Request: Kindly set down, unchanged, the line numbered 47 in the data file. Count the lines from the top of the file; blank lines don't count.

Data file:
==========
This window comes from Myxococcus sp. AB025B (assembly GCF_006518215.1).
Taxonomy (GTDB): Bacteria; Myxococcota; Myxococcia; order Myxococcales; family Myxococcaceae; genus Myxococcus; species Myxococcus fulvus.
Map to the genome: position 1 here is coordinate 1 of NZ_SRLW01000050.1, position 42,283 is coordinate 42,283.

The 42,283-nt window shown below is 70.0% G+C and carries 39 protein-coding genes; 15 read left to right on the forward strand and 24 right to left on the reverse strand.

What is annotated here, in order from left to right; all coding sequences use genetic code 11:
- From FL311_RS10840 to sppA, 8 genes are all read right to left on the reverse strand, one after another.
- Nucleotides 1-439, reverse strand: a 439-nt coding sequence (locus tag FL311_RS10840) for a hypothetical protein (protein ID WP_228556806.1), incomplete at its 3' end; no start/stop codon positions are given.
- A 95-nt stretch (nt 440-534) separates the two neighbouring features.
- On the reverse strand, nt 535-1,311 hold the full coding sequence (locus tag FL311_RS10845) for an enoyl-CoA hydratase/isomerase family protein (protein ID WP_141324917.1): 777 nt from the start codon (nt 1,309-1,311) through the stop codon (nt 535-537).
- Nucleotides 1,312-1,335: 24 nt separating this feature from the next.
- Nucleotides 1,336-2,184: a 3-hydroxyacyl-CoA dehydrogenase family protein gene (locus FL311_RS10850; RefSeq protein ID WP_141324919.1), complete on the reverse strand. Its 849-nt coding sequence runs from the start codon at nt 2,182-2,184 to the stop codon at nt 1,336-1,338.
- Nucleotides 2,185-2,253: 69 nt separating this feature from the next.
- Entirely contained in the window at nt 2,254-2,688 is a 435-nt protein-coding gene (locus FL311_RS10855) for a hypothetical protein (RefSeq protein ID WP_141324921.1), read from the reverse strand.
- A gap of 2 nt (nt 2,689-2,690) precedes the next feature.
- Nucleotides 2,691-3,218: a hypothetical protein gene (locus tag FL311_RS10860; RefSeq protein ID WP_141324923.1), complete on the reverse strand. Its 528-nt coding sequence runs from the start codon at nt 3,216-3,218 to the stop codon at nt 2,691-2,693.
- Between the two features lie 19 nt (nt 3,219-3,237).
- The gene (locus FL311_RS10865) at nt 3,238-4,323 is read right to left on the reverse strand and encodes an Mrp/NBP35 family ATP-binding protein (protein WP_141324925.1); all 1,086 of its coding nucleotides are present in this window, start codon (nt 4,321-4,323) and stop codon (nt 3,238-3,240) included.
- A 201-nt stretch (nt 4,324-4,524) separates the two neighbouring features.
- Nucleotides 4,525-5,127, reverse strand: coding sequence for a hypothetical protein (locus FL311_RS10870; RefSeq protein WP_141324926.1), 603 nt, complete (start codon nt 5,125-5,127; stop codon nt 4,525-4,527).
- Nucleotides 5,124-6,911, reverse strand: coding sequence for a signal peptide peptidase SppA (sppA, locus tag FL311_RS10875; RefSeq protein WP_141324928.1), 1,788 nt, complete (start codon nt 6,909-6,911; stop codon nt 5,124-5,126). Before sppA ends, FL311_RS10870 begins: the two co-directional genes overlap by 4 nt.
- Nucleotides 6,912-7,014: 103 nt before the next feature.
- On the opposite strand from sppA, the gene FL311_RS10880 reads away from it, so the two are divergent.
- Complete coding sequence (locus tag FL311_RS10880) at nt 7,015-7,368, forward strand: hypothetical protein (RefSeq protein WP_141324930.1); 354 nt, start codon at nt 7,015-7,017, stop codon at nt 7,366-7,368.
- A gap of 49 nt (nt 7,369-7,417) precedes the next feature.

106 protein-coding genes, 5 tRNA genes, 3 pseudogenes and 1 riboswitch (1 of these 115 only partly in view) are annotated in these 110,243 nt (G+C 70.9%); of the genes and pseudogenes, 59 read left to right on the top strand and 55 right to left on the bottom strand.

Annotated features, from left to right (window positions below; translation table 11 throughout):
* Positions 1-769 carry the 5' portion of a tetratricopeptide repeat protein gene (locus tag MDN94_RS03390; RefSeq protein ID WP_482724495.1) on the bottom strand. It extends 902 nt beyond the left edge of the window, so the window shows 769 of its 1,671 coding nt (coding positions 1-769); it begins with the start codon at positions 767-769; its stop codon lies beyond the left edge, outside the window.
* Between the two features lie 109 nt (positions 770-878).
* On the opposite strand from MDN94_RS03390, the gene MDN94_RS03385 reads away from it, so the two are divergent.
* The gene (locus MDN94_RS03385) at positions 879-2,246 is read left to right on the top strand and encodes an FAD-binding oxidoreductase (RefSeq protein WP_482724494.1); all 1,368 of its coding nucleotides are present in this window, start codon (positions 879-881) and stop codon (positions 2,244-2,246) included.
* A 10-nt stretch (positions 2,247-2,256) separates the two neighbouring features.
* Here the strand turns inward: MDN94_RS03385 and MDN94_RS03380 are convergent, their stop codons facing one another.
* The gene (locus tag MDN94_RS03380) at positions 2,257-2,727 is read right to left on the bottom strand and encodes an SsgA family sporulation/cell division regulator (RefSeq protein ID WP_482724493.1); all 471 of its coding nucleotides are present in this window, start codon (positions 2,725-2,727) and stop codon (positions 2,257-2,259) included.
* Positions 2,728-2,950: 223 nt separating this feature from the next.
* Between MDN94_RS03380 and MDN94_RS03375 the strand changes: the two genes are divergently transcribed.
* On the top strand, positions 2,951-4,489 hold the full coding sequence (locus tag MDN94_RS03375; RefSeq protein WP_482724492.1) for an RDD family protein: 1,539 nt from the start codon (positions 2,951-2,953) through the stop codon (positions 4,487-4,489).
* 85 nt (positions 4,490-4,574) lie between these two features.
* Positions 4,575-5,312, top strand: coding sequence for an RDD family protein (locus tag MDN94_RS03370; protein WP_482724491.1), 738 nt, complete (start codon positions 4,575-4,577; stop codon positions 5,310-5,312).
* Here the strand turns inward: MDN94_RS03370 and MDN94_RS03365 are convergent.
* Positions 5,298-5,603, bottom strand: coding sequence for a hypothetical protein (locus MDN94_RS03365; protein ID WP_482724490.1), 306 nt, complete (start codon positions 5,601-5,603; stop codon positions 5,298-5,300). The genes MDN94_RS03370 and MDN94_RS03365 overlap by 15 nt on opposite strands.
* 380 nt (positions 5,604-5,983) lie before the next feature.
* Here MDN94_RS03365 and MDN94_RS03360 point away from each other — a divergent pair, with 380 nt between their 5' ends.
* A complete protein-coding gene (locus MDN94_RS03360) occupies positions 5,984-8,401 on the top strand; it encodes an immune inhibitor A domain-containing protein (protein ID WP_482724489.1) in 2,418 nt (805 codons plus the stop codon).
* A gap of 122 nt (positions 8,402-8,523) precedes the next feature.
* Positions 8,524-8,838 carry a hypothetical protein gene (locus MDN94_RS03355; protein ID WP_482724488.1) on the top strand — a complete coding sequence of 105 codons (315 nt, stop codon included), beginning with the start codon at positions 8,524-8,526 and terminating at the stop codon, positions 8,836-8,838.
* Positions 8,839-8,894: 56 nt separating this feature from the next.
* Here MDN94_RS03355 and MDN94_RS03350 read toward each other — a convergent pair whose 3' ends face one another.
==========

* Here MDN94_RS03355 and MDN94_RS03350 read toward each other — a convergent pair whose 3' ends face one another.